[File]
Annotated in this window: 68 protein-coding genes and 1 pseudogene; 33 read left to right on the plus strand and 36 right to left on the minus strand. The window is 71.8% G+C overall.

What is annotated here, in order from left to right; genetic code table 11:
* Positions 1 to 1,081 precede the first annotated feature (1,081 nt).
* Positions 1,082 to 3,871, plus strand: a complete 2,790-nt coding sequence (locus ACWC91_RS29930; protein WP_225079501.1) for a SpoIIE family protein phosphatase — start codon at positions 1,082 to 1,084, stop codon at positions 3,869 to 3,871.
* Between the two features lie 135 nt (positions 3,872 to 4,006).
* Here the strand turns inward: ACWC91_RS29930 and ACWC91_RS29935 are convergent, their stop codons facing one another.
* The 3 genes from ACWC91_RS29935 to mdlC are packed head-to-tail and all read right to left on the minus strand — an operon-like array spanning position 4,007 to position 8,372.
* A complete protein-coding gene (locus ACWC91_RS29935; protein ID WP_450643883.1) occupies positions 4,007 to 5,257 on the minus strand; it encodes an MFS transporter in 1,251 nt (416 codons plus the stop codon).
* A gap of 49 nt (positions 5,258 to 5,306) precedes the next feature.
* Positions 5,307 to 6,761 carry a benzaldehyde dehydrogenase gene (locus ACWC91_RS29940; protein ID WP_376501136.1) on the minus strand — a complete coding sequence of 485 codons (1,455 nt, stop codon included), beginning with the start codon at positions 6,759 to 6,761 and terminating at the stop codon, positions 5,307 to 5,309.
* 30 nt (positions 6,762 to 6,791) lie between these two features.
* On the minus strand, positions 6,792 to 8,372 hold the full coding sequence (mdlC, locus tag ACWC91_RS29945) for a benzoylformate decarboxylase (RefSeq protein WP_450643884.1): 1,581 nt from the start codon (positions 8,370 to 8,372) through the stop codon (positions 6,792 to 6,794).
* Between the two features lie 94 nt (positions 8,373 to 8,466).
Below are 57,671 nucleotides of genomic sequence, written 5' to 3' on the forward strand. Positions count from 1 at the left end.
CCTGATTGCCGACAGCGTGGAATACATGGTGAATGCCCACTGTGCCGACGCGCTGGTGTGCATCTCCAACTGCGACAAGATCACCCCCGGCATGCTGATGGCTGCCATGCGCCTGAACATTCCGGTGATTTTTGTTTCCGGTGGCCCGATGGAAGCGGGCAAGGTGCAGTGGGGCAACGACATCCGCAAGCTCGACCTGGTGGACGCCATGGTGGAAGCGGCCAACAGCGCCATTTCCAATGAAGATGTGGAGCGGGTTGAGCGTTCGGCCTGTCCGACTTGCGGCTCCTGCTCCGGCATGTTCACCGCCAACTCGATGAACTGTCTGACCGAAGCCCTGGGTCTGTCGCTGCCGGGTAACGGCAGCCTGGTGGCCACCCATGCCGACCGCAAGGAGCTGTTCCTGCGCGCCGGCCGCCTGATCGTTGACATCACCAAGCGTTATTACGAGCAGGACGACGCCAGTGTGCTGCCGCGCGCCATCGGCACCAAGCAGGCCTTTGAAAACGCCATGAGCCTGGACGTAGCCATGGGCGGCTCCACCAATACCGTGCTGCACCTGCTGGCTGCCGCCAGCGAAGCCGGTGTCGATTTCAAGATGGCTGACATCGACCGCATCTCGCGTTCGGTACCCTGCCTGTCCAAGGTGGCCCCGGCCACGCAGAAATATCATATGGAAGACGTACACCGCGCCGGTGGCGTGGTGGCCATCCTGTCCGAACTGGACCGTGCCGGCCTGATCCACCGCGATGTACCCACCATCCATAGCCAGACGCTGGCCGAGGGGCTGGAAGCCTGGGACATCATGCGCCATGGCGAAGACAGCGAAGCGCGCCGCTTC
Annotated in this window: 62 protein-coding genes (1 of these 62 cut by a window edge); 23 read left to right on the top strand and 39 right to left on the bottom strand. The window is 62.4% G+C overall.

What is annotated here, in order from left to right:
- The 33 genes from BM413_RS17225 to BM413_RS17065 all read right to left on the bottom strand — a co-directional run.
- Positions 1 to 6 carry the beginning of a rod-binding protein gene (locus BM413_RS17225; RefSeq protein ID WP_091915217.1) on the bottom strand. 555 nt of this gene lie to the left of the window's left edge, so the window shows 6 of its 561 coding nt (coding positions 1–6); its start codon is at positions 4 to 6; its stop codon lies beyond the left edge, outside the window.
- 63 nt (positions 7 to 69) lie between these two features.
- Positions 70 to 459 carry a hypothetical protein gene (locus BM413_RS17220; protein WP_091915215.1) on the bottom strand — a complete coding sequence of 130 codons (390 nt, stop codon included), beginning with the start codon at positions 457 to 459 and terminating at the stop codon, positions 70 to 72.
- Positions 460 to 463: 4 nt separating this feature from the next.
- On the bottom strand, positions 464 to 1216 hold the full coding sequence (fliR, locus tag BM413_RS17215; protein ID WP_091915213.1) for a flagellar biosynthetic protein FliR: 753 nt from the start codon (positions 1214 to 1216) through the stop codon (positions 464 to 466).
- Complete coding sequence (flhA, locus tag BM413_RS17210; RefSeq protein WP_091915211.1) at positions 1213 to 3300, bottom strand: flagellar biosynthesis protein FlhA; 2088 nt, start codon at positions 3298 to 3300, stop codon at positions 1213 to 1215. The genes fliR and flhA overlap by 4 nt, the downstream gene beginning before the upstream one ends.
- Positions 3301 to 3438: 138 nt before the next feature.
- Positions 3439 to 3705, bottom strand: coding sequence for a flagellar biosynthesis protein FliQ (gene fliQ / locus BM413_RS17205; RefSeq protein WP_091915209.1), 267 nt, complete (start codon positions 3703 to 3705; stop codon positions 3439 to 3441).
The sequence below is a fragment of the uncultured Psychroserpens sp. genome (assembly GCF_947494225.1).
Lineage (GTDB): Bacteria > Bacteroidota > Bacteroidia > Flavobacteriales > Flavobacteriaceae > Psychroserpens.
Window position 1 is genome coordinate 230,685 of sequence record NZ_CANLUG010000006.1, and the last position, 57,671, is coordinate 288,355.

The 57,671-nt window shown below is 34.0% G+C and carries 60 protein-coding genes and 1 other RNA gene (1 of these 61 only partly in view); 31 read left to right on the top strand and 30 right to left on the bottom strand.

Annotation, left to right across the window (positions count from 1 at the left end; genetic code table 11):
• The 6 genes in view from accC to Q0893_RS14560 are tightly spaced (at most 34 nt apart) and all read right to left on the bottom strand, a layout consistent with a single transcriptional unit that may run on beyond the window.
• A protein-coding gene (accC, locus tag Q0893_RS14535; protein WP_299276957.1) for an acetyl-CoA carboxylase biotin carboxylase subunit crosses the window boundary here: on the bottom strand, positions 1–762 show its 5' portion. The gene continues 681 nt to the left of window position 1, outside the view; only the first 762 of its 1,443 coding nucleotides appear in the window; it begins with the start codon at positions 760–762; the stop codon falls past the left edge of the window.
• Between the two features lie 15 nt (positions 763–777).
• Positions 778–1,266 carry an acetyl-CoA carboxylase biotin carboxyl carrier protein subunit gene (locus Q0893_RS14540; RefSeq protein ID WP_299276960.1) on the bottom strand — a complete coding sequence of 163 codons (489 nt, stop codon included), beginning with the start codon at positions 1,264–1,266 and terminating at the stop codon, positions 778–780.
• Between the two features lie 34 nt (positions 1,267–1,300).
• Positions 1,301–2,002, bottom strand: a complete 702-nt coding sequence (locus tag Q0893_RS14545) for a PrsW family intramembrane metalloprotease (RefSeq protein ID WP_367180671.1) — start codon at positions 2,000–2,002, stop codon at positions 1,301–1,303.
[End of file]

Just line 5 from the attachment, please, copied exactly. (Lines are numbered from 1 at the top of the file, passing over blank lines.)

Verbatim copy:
* Between the two features lie 135 nt (positions 3,872 to 4,006).